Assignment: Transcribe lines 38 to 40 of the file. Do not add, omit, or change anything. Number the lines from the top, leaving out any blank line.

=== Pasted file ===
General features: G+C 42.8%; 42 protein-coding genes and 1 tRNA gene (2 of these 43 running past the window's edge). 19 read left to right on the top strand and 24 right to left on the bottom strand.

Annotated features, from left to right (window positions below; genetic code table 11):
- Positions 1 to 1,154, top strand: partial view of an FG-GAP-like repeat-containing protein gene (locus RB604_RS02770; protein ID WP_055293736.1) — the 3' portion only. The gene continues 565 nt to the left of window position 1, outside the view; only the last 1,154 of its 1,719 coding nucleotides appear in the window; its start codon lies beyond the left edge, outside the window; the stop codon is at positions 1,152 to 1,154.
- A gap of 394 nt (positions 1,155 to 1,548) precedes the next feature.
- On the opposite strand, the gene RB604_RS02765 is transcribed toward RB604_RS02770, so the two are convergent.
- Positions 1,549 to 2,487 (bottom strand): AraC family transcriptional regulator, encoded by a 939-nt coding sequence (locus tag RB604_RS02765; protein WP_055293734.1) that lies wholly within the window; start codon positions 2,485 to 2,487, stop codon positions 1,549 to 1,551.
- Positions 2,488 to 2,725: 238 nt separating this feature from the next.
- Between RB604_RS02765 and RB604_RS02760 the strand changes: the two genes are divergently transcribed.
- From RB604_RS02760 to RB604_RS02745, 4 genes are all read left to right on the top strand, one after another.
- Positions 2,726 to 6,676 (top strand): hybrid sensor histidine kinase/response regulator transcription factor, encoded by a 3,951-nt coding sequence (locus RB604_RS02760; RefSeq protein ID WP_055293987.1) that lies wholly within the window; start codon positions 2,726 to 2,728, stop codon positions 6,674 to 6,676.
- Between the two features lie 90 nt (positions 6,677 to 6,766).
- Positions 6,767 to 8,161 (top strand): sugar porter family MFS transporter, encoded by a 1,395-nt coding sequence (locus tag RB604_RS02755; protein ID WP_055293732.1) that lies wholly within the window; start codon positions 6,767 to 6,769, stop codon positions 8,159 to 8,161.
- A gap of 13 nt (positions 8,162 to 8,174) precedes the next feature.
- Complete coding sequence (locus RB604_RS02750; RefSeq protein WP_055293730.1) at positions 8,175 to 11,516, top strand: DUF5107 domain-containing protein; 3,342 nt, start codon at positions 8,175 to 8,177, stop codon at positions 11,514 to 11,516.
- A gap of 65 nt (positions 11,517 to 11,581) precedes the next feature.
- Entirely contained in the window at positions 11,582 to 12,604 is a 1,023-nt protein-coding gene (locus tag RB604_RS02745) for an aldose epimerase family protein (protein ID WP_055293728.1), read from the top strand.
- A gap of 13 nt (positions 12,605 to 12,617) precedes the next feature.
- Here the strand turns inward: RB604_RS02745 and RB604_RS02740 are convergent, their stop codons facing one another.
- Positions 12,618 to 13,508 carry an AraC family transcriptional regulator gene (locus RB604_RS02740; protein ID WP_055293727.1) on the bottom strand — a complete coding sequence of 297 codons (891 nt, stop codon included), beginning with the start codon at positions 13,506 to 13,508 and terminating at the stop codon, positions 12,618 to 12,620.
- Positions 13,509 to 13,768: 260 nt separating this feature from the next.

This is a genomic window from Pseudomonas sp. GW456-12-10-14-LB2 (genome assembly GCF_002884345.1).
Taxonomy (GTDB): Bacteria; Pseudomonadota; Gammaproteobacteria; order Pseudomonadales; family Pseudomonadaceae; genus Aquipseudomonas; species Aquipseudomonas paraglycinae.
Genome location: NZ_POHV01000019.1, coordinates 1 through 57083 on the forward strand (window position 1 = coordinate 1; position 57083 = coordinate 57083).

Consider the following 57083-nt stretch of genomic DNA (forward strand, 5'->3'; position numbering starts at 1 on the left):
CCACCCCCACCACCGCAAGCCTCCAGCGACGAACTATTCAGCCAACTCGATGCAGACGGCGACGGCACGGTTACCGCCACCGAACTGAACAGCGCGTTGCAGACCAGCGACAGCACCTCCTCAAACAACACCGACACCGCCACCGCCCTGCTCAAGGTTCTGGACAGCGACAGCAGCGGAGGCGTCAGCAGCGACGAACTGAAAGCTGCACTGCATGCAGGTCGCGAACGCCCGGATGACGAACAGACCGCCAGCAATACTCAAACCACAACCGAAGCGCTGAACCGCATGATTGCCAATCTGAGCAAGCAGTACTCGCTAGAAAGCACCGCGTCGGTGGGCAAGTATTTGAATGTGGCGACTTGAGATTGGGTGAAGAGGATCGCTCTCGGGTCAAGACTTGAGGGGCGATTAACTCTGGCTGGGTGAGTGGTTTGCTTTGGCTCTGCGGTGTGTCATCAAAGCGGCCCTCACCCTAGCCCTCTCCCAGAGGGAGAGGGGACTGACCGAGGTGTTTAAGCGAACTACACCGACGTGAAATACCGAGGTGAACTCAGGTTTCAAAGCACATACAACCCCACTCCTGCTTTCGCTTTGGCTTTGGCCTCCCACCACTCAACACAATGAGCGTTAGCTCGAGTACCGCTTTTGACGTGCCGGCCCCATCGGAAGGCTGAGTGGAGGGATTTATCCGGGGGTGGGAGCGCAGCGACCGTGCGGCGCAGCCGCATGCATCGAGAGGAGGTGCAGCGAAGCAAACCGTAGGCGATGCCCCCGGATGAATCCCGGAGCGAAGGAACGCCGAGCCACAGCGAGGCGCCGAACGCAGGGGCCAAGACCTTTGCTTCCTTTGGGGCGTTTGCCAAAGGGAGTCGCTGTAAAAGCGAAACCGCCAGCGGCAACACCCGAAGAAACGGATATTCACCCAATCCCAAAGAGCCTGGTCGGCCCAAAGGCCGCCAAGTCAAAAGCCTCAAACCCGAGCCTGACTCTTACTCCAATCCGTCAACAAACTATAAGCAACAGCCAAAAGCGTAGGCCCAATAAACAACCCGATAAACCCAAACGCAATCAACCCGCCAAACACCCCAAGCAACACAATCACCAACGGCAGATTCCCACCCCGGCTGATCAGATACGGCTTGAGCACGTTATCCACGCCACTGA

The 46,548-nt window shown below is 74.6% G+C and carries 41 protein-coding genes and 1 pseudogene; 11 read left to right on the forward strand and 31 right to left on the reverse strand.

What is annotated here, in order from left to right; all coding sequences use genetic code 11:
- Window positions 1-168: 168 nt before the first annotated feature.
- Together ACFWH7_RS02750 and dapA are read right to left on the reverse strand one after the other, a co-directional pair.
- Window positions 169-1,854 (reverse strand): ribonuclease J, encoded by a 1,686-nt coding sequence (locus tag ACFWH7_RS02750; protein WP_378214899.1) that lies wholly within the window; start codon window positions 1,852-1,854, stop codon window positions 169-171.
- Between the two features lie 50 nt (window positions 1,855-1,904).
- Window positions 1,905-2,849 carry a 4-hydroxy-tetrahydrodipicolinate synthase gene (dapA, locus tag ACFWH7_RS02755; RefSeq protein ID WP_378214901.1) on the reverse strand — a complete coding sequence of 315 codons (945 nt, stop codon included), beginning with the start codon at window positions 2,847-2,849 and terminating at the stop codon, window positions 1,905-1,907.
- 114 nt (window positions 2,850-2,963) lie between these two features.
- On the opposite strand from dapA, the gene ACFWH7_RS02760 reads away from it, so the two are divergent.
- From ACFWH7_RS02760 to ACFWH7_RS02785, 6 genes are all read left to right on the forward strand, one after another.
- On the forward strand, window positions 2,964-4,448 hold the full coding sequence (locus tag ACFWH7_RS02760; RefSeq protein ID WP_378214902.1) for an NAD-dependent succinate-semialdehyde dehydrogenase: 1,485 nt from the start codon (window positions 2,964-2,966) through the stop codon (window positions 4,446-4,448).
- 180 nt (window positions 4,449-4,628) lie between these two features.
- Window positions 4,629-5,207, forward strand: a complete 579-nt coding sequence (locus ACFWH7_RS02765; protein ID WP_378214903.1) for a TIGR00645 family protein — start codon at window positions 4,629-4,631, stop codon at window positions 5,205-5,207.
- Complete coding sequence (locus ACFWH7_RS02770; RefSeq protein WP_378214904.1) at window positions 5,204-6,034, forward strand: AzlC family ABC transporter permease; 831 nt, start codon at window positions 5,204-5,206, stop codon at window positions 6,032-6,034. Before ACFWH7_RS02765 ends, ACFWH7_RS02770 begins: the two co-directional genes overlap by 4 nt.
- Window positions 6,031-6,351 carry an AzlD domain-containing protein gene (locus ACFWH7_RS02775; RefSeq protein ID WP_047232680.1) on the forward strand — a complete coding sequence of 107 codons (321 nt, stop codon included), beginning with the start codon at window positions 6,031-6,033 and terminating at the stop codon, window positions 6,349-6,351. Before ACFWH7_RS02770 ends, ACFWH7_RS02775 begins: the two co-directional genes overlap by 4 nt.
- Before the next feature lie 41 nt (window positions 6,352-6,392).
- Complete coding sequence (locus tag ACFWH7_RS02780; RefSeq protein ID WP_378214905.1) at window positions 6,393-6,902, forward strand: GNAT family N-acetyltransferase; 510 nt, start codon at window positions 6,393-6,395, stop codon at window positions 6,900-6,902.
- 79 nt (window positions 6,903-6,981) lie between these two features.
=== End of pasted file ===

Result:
- Window positions 4,629-5,207, forward strand: a complete 579-nt coding sequence (locus ACFWH7_RS02765; protein ID WP_378214903.1) for a TIGR00645 family protein — start codon at window positions 4,629-4,631, stop codon at window positions 5,205-5,207.
- Complete coding sequence (locus ACFWH7_RS02770; RefSeq protein WP_378214904.1) at window positions 5,204-6,034, forward strand: AzlC family ABC transporter permease; 831 nt, start codon at window positions 5,204-5,206, stop codon at window positions 6,032-6,034. Before ACFWH7_RS02765 ends, ACFWH7_RS02770 begins: the two co-directional genes overlap by 4 nt.
- Window positions 6,031-6,351 carry an AzlD domain-containing protein gene (locus ACFWH7_RS02775; RefSeq protein ID WP_047232680.1) on the forward strand — a complete coding sequence of 107 codons (321 nt, stop codon included), beginning with the start codon at window positions 6,031-6,033 and terminating at the stop codon, window positions 6,349-6,351. Before ACFWH7_RS02770 ends, ACFWH7_RS02775 begins: the two co-directional genes overlap by 4 nt.